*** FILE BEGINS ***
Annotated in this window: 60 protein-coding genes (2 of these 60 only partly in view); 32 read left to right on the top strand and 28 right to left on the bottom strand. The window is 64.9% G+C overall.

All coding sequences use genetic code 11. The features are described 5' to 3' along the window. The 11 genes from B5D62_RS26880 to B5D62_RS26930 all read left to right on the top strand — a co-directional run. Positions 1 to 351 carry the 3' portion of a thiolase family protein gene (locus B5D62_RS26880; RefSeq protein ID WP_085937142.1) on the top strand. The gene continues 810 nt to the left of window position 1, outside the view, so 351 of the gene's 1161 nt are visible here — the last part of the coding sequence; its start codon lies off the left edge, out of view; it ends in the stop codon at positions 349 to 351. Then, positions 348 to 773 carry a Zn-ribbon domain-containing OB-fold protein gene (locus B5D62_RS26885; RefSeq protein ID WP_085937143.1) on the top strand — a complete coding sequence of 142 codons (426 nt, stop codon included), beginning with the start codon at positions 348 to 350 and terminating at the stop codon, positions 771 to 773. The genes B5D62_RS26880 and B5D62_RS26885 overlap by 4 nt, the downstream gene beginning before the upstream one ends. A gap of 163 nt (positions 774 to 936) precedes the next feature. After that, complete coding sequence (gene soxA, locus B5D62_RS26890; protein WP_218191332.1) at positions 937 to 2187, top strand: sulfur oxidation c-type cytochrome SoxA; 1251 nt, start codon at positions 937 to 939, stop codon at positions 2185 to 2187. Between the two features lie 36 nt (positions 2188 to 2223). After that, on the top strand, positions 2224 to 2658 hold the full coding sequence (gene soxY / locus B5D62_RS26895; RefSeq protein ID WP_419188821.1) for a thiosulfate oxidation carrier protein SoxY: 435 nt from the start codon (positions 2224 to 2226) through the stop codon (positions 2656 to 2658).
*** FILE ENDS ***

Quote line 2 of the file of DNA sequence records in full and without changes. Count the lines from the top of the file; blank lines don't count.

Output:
All coding sequences use genetic code 11. The features are described 5' to 3' along the window. The 11 genes from B5D62_RS26880 to B5D62_RS26930 all read left to right on the top strand — a co-directional run. Positions 1 to 351 carry the 3' portion of a thiolase family protein gene (locus B5D62_RS26880; RefSeq protein ID WP_085937142.1) on the top strand. The gene continues 810 nt to the left of window position 1, outside the view, so 351 of the gene's 1161 nt are visible here — the last part of the coding sequence; its start codon lies off the left edge, out of view; it ends in the stop codon at positions 349 to 351. Then, positions 348 to 773 carry a Zn-ribbon domain-containing OB-fold protein gene (locus B5D62_RS26885; RefSeq protein ID WP_085937143.1) on the top strand — a complete coding sequence of 142 codons (426 nt, stop codon included), beginning with the start codon at positions 348 to 350 and terminating at the stop codon, positions 771 to 773. The genes B5D62_RS26880 and B5D62_RS26885 overlap by 4 nt, the downstream gene beginning before the upstream one ends. A gap of 163 nt (positions 774 to 936) precedes the next feature. After that, complete coding sequence (gene soxA, locus B5D62_RS26890; protein WP_218191332.1) at positions 937 to 2187, top strand: sulfur oxidation c-type cytochrome SoxA; 1251 nt, start codon at positions 937 to 939, stop codon at positions 2185 to 2187. Between the two features lie 36 nt (positions 2188 to 2223). After that, on the top strand, positions 2224 to 2658 hold the full coding sequence (gene soxY / locus B5D62_RS26895; RefSeq protein ID WP_419188821.1) for a thiosulfate oxidation carrier protein SoxY: 435 nt from the start codon (positions 2224 to 2226) through the stop codon (positions 2656 to 2658).